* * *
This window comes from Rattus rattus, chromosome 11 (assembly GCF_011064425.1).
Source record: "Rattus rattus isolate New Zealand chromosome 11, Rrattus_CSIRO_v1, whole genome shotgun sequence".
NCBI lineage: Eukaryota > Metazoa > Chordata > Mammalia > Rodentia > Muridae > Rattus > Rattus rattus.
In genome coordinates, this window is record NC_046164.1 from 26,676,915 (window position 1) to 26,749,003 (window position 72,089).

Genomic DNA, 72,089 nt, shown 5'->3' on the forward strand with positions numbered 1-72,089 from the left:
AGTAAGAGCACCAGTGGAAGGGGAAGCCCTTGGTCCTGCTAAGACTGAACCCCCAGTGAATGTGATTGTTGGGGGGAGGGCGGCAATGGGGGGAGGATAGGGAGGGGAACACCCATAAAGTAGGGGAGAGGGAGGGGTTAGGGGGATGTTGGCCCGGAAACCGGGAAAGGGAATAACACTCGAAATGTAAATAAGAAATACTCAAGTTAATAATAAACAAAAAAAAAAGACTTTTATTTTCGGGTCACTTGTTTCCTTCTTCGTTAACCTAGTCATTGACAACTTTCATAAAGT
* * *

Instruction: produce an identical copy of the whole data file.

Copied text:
This window comes from Rattus rattus, chromosome 11 (assembly GCF_011064425.1).
Source record: "Rattus rattus isolate New Zealand chromosome 11, Rrattus_CSIRO_v1, whole genome shotgun sequence".
NCBI lineage: Eukaryota > Metazoa > Chordata > Mammalia > Rodentia > Muridae > Rattus > Rattus rattus.
In genome coordinates, this window is record NC_046164.1 from 26,676,915 (window position 1) to 26,749,003 (window position 72,089).

Genomic DNA, 72,089 nt, shown 5'->3' on the forward strand with positions numbered 1-72,089 from the left:
AGTAAGAGCACCAGTGGAAGGGGAAGCCCTTGGTCCTGCTAAGACTGAACCCCCAGTGAATGTGATTGTTGGGGGGAGGGCGGCAATGGGGGGAGGATAGGGAGGGGAACACCCATAAAGTAGGGGAGAGGGAGGGGTTAGGGGGATGTTGGCCCGGAAACCGGGAAAGGGAATAACACTCGAAATGTAAATAAGAAATACTCAAGTTAATAATAAACAAAAAAAAAAGACTTTTATTTTCGGGTCACTTGTTTCCTTCTTCGTTAACCTAGTCATTGACAACTTTCATAAAGT